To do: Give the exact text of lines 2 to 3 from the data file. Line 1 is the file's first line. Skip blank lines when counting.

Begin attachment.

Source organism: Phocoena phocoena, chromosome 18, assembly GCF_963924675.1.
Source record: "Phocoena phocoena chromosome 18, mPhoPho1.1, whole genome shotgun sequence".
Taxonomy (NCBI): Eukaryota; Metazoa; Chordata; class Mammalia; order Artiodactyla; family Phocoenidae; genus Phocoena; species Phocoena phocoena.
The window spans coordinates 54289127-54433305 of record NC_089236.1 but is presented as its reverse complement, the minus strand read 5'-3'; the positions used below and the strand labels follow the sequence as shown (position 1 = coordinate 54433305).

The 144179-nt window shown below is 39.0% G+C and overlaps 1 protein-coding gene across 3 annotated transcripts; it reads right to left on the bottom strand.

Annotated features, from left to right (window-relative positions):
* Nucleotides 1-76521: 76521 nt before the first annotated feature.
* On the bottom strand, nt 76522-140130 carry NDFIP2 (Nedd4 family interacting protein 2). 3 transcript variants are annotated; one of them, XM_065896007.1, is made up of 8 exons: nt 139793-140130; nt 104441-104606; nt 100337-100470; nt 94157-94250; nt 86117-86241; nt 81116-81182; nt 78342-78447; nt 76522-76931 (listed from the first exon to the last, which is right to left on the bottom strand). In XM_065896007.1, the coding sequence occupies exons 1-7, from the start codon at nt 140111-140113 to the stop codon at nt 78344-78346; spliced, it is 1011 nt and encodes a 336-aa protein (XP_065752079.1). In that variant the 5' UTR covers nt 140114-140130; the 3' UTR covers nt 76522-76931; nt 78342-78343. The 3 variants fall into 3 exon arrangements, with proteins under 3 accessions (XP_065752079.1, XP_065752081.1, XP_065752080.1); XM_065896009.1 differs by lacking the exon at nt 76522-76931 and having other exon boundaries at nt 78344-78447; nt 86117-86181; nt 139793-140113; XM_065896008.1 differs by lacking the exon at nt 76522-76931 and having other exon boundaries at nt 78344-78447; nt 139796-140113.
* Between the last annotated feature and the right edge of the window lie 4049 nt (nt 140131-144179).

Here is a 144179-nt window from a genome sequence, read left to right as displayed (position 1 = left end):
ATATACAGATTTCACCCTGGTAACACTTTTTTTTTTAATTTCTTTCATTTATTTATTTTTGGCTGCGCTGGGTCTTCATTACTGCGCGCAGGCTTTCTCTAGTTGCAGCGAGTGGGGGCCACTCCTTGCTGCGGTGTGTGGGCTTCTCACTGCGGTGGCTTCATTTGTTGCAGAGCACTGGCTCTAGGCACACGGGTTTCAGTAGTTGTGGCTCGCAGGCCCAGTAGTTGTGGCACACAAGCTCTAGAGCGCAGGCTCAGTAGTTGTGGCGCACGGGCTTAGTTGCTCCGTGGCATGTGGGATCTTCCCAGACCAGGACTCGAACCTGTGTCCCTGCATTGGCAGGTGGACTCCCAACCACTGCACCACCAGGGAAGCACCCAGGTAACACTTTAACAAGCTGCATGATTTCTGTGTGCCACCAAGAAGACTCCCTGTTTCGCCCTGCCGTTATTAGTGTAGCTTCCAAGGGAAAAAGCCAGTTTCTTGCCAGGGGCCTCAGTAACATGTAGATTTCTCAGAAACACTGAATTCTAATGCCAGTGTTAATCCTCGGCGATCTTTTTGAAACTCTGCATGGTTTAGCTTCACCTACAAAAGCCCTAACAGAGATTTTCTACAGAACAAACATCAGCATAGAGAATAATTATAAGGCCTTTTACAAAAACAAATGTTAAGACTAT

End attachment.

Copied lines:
Source record: "Phocoena phocoena chromosome 18, mPhoPho1.1, whole genome shotgun sequence".
Taxonomy (NCBI): Eukaryota; Metazoa; Chordata; class Mammalia; order Artiodactyla; family Phocoenidae; genus Phocoena; species Phocoena phocoena.